Looks like y’all dragged Remy Ma for not being all that bothered by non-Black people using the n-word. I’m gonna attempt to explain that viewpoint, not on behalf of all or even most Black people, but there is a real corner of the community that really isn’t that bothered. TBH…….I think there are way more New Yorkers who don’t really care than will publicly admit because I swear to god nobody says “nigga” more than a 16 or 17 year old Puerto Rican or Dominican from Washington Heights or the Bronx, esPECIALLY the girls.
I grew up in the South. If you say anything that even SOUNDS like the n-word, I’m ready to fight.
A White: **mumble mumble**
Me: WHAT THE FUCK DID YOU SAY???
A White: Dude I said Nintendo! Do you want to play Mario!
Me: Well…enunciate better before you get popped.
That’s how I grew up.
I moved up here ten years ago and it’s nigganigganigganigga all day on the 6, on the A, walking around the Heights, working in the Bx. You cannot escape non-Black people saying nigga all day every day and you can’t fight or get mad at everybody. You become immune. It becomes part of the urban slang, part of the lexicon of brown neighborhoods.
Cardi B. got lucky.
I love her, y’all know I’m Bardigang 100%, but come on — that girl did NOT identify as any part of the African Diaspora until she got famous. She was just another Dominican chick from the Heights and 75% of them get mad tight when you imply that they come from slaves too. But they all use the n-word, including her. She pulled out that Trinidadian card so fast and we gave her a pass, because she’s so hood. And that’s where I am with the n-word. It’s partly cultural.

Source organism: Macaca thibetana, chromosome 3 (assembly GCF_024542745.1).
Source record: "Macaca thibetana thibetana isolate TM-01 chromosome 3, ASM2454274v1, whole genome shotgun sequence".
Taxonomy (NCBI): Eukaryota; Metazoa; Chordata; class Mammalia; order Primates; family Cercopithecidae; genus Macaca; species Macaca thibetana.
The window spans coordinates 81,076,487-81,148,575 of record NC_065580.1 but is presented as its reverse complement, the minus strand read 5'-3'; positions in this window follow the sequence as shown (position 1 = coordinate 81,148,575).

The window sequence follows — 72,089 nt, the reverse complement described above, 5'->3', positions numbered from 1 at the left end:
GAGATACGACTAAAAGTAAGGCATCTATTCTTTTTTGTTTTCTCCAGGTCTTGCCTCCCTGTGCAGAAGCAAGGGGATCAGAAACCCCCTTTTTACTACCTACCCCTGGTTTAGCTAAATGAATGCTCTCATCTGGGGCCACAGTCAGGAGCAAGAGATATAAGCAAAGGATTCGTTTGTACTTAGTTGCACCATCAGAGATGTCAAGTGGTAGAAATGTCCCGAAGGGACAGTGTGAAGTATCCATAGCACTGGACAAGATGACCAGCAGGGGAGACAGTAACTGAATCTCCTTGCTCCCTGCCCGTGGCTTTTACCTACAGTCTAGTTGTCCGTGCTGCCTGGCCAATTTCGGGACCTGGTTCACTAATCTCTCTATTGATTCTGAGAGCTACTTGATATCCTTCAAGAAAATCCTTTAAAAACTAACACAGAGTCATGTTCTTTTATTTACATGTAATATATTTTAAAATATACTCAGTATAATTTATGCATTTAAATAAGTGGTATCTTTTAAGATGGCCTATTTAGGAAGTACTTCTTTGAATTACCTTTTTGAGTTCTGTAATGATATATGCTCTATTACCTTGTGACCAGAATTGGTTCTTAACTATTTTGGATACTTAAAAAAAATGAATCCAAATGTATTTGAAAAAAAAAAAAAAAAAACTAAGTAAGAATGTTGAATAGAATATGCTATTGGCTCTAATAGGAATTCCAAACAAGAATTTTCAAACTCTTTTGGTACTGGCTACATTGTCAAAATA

JLo is Puerto Rican.
I guarantee her 23 & Me has a good chunk of African ancestry. But when she said the n-word, the backlash was swift and she never did it again, because she’s pop. She’s not hood. She might have grown up in the Bronx, but she left that behind, and she doesn’t *look* like us. Cardi has my hair. She talks like the girls on the corner. She’s hood, she’s hard, she’s culturally closer to “nigga” being part of her lexicon than JLo, so after the backlash, we gave her a pass.
For a lot of Black people, there’s race and there’s culture, and both of them have a place in the n-word conversation. Ben Carson is Black. Fat Joe is Puerto Rican & Cuban. If I’m chopping it up with both of them, I’m more offended if Ben Carson drops the n-word than Fat Joe.
So when we say only Black people can use it, technically that applies to a huge chunk of Latinos because they share the same African gene pool, but so many of them deny that ancestry, so it shouldn’t count anymore since they’re not embracing their Blackness. When we say only Black people can use it, technically that applies to all Black people, but there is a very real segment of Black America who would not be saying “nigga” as “my dude” and it would feel distinctly out of place and/or offensive (Bill Cosby, Stacy Dash, Don Lemon, etc.) And there’s a middle part, where the culture is there but the Blackness isn’t, and that’s Puerto Rican high school girls on the 6 who will literally die if they don’t say nigga every 13 seconds.
So, as far as the n-word goes, there are
Black people who say only Black people can say it.
Black people who say nobody should say it.
Black people who say anybody can say it – it’s just a word.
And there are Black people who take each person on a case-by-case basis. Some Black people CAN’T say it, and some non-Black people CAN – maybe they shouldn’t, but it’s not bothersome enough to get mad about when they do. That Remy, and a lot of other people who won’t admit they feel the same.
Oh, btw, none of this applies to white people. You can grow up in Brownsville and I will still push you into oncoming traffic for saying the n-word.